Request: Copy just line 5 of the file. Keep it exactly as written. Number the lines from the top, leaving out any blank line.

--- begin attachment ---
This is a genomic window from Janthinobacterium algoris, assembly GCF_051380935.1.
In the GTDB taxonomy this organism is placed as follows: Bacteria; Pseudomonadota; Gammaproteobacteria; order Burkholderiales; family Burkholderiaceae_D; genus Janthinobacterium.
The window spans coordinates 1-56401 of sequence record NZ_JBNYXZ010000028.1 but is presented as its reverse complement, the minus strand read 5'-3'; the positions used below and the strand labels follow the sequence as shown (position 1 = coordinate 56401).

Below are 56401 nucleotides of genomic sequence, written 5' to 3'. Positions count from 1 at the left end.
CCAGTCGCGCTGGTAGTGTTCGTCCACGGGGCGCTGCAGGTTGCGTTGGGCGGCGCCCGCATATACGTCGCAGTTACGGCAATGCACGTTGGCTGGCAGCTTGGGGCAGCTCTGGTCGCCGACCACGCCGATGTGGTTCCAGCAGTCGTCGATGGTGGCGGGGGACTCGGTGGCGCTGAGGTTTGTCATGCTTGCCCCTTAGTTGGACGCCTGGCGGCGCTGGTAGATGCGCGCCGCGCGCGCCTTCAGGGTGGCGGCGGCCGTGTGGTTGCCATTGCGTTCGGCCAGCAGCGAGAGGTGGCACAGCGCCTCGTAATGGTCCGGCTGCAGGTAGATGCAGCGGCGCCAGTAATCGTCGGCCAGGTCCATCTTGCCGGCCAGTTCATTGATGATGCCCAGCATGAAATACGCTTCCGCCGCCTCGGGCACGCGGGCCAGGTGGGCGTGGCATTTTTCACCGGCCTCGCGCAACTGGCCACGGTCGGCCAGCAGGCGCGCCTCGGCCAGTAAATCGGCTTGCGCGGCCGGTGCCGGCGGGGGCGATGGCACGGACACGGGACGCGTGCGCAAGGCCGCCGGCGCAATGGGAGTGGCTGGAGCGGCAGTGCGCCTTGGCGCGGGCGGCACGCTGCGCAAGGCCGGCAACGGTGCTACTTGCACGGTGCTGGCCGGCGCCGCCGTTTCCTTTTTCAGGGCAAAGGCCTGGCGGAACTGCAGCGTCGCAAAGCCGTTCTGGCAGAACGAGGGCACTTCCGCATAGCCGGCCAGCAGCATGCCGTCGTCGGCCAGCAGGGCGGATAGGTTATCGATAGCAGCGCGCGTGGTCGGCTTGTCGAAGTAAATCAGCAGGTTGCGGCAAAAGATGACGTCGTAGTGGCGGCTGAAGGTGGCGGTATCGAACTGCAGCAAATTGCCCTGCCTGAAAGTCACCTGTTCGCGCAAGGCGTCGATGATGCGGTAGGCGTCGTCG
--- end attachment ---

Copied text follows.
CCAGTCGCGCTGGTAGTGTTCGTCCACGGGGCGCTGCAGGTTGCGTTGGGCGGCGCCCGCATATACGTCGCAGTTACGGCAATGCACGTTGGCTGGCAGCTTGGGGCAGCTCTGGTCGCCGACCACGCCGATGTGGTTCCAGCAGTCGTCGATGGTGGCGGGGGACTCGGTGGCGCTGAGGTTTGTCATGCTTGCCCCTTAGTTGGACGCCTGGCGGCGCTGGTAGATGCGCGCCGCGCGCGCCTTCAGGGTGGCGGCGGCCGTGTGGTTGCCATTGCGTTCGGCCAGCAGCGAGAGGTGGCACAGCGCCTCGTAATGGTCCGGCTGCAGGTAGATGCAGCGGCGCCAGTAATCGTCGGCCAGGTCCATCTTGCCGGCCAGTTCATTGATGATGCCCAGCATGAAATACGCTTCCGCCGCCTCGGGCACGCGGGCCAGGTGGGCGTGGCATTTTTCACCGGCCTCGCGCAACTGGCCACGGTCGGCCAGCAGGCGCGCCTCGGCCAGTAAATCGGCTTGCGCGGCCGGTGCCGGCGGGGGCGATGGCACGGACACGGGACGCGTGCGCAAGGCCGCCGGCGCAATGGGAGTGGCTGGAGCGGCAGTGCGCCTTGGCGCGGGCGGCACGCTGCGCAAGGCCGGCAACGGTGCTACTTGCACGGTGCTGGCCGGCGCCGCCGTTTCCTTTTTCAGGGCAAAGGCCTGGCGGAACTGCAGCGTCGCAAAGCCGTTCTGGCAGAACGAGGGCACTTCCGCATAGCCGGCCAGCAGCATGCCGTCGTCGGCCAGCAGGGCGGATAGGTTATCGATAGCAGCGCGCGTGGTCGGCTTGTCGAAGTAAATCAGCAGGTTGCGGCAAAAGATGACGTCGTAGTGGCGGCTGAAGGTGGCGGTATCGAACTGCAGCAAATTGCCCTGCCTGAAAGTCACCTGTTCGCGCAAGGCGTCGATGATGCGGTAGGCGTCGTCG